May 22, 2014 | by Sadie Stein
Back in the day when video stores existed and I used to patronize them regularly, I depended particularly upon the judgment of a cinephile clerk named Will. One day, I went into his Brooklyn store and found someone different behind the counter.
I explained to him what I was looking for: A creepy psychological thriller/horror movie along the lines of Don’t Look Now, The Innocents, the original Wicker Man, Haunting of Hill House, Burnt Offerings, or Audrey Rose. (I added that, despite its mediocrity, there were things I liked about Skeleton Key.) In short, I tend to like a not-too-silly movie dealing with ghosts and the occult. I am especially drawn to those set in the 1970s, in which everyone is seemingly punished for the naivete of belonging to a happy family (just as a decade later one would be punished for being a teen girl). Catholic clergy is a plus. Hammer horror, serial killers, vampires, zombies, malevolent animals, and monsters of other kinds need not apply.
We discussed this earnestly for some time and he determined that I must rent the 1981 version of The Black Cat, loosely based on the eponymous Poe story. As he seemed to understand exactly what I was looking for, I was very excited and set aside a whole evening for viewing.
Well, The Black Cat was idiotic. Campy, goofy, and full of fake blood. I hope I’m not spoiling anything for anyone when I tell you it’s about an evil cat (black) who mauls people.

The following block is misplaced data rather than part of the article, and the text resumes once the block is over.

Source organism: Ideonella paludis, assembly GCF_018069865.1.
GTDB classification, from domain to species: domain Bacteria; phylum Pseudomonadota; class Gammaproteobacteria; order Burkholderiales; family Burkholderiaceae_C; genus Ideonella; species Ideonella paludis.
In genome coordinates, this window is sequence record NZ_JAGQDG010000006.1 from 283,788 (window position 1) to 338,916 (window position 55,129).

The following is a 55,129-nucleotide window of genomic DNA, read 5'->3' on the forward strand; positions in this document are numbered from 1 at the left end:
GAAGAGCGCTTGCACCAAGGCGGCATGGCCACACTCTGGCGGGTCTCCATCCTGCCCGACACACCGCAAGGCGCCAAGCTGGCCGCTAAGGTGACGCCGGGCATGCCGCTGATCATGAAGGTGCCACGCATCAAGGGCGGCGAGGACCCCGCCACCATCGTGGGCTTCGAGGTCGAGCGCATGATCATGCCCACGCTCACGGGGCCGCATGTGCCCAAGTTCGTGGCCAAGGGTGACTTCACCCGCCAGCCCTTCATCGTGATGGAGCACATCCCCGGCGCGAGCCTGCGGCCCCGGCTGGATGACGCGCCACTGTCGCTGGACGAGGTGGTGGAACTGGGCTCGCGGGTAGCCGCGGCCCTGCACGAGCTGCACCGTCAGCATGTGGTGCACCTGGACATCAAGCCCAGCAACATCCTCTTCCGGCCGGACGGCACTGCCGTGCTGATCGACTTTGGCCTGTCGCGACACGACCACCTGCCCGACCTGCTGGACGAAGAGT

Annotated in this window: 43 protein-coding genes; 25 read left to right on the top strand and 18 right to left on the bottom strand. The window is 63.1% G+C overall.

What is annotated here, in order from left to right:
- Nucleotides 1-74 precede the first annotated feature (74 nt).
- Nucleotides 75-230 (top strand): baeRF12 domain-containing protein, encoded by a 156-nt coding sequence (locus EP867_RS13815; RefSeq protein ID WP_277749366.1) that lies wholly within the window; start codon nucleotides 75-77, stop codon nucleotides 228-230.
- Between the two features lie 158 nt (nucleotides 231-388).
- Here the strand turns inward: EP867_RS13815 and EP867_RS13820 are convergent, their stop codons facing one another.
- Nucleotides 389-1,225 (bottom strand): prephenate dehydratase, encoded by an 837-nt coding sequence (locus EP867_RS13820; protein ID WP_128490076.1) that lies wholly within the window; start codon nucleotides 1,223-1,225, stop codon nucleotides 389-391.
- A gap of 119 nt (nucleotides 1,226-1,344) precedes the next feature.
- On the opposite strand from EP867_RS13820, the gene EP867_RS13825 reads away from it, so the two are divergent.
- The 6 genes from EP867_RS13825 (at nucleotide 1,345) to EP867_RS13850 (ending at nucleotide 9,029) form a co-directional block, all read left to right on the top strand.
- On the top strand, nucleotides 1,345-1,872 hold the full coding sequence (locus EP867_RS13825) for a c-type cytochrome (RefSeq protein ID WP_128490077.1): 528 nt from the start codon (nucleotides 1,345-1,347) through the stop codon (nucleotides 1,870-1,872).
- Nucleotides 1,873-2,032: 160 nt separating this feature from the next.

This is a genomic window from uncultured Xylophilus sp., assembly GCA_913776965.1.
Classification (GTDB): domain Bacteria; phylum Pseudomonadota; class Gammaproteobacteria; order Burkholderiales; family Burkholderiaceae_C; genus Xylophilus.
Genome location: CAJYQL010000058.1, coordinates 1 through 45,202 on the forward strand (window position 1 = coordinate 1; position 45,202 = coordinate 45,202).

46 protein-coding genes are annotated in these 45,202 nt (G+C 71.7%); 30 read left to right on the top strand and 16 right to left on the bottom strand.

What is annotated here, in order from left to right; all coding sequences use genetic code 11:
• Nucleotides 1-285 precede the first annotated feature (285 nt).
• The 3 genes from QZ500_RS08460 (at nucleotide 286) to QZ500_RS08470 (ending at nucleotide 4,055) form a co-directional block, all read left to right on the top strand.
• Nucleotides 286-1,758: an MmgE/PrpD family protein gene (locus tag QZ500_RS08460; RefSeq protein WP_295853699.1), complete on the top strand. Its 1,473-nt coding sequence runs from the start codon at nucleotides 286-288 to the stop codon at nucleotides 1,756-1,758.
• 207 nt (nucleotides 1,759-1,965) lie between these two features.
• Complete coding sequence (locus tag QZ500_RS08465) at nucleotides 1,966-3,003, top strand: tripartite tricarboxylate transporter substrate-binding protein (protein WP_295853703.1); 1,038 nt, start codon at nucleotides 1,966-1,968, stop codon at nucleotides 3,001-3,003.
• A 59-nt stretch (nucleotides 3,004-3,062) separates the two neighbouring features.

It is a funny thing—or maybe it’s not—but every time someone close to me has died, I have had an overpowering desire to watch ghost movies, read chilling stories, and, like a post-WWI Spiritualist, immerse myself in the uncanny. (Maybe it’s the result of growing up without religion, and with movies and books.)
Bereaved or otherwise, if your tastes run to the Gothic, I highly recommend Haunted Houses, a collection of first-person accounts edited and illustrated by the photographer Corinne May Botz. There are a number of spine-tinglers, and the combination of subtly evocative visuals and frank narration is eerie and engaging.
But there was one part that stood out especially for me, and not just because it concerns St. Barnabas Episcopal Church, near where I grew up (and site of an excellent annual rummage sale). The former minister testifies to the many instances of hauntings in the church, then says,
I don’t know how you scientifically deal with that. I’m sure there are ways of saying that it was a bad dream or a projection, but it happens and it’s not surprising believing in the communion of saints as I do. I think, “Yeah so? What’s so surprising about it?” There’s a fine line between the next world and this. It’s all one reality and we can’t divide it up, reality is reality. We know a little bit from Einstein about time, relativity and space, and that one interacts with the other. Time is a human construct anyway… who says there’s a great division about past, present and future? Who says we can’t visit those places in the so-called past? Now is all we have.
There is certainly plenty to argue with here, if one is so inclined. And as he implies, a certain degree of suspension—or faith—is required. But however much of a rationalist or skeptic one might be, it’s an interesting idea: that things are not uncanny unless they are breaking rules—and those rules themselves are sometimes constructs.
I forgot to return The Black Cat, and then the video store closed, permanently, shortly thereafter. The result is that I still own the DVD, which I just ran across in a box of old stuff at the back of my closet. Obviously, I watched it immediately. And something about it was very comforting; maybe I have come to enjoy suspending disbelief.